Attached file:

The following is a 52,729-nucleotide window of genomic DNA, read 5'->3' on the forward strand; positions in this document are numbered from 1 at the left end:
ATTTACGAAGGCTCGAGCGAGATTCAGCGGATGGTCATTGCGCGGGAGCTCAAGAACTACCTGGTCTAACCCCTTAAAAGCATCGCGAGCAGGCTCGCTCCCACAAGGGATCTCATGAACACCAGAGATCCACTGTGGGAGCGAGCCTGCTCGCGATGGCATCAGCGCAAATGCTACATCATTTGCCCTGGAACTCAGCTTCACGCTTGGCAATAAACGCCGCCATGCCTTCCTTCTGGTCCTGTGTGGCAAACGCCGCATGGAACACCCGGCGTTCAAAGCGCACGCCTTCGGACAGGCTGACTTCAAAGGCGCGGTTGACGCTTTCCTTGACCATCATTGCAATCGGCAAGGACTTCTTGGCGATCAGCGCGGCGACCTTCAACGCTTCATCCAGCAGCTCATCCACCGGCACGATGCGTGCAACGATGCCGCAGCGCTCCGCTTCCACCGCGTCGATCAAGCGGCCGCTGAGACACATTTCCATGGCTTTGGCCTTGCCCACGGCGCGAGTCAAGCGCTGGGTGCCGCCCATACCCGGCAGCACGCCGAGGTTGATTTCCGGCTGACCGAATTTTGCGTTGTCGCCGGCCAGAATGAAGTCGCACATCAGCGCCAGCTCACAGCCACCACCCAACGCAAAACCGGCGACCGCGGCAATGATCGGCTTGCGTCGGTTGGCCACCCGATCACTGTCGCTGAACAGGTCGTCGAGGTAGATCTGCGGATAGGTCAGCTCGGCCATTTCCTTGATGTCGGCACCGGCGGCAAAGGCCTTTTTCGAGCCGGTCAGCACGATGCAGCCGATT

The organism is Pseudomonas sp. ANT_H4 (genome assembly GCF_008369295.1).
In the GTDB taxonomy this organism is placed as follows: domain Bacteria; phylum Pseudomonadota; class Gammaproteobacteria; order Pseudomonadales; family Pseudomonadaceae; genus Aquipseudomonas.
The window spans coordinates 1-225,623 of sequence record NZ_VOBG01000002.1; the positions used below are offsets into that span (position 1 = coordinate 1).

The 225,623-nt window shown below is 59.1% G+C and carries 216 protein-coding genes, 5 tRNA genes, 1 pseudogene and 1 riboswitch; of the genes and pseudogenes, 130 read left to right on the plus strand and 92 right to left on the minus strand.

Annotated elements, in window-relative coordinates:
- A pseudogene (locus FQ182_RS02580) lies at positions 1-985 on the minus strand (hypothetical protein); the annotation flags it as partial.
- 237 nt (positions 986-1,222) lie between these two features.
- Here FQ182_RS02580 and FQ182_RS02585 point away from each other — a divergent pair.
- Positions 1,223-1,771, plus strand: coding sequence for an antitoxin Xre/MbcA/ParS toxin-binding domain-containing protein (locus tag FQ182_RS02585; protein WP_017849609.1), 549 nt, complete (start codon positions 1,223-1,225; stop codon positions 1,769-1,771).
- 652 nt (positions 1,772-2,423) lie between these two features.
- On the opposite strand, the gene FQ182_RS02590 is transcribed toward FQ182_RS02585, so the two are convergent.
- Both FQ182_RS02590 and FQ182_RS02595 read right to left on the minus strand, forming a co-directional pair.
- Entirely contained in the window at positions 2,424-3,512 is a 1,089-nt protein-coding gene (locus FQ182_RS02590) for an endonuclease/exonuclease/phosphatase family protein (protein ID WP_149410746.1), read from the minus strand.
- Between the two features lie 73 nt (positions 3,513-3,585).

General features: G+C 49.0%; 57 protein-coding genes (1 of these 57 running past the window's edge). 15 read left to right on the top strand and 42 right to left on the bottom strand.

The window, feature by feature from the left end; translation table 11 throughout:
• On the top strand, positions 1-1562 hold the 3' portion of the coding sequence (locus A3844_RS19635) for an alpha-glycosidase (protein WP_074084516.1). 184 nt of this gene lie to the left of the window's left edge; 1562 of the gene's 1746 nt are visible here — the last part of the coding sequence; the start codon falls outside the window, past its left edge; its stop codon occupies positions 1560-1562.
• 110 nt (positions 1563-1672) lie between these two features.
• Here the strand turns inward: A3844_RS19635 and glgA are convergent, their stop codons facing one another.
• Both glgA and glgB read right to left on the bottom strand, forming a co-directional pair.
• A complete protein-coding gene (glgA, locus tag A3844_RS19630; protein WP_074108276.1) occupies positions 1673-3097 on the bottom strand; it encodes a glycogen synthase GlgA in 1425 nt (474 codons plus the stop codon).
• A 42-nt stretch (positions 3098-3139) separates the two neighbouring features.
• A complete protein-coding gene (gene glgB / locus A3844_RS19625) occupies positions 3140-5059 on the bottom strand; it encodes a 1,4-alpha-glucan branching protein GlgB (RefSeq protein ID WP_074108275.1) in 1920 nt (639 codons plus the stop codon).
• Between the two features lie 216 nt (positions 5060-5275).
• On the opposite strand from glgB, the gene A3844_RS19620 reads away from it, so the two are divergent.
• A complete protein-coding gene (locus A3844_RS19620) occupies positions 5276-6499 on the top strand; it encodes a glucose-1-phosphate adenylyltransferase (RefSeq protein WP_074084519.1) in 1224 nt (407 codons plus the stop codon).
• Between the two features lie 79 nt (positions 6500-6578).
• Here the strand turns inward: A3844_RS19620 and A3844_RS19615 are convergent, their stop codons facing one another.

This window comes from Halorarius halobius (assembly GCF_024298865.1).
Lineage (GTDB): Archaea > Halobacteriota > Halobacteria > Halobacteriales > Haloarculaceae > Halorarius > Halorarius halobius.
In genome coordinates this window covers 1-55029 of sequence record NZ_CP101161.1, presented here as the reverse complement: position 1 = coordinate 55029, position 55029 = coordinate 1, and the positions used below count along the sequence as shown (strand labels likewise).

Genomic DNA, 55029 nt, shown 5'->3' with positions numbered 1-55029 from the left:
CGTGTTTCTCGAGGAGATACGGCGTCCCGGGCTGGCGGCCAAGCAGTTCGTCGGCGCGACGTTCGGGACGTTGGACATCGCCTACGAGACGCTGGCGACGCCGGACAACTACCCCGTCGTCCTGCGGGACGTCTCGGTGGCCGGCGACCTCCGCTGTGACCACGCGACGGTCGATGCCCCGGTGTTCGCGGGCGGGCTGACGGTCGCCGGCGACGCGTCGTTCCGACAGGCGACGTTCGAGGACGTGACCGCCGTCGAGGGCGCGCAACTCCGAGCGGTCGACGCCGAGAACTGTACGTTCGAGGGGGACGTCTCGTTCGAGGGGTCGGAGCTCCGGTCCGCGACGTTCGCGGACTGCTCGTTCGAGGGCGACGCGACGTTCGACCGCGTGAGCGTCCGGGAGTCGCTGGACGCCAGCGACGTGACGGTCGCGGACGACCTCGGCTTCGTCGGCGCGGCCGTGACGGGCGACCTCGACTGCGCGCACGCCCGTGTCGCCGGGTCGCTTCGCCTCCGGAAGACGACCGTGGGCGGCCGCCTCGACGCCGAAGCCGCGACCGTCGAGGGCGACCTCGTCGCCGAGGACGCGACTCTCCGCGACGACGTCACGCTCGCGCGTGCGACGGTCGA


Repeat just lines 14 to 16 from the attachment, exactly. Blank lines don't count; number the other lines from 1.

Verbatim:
- Both FQ182_RS02590 and FQ182_RS02595 read right to left on the minus strand, forming a co-directional pair.
- Entirely contained in the window at positions 2,424-3,512 is a 1,089-nt protein-coding gene (locus FQ182_RS02590) for an endonuclease/exonuclease/phosphatase family protein (protein ID WP_149410746.1), read from the minus strand.
- Between the two features lie 73 nt (positions 3,513-3,585).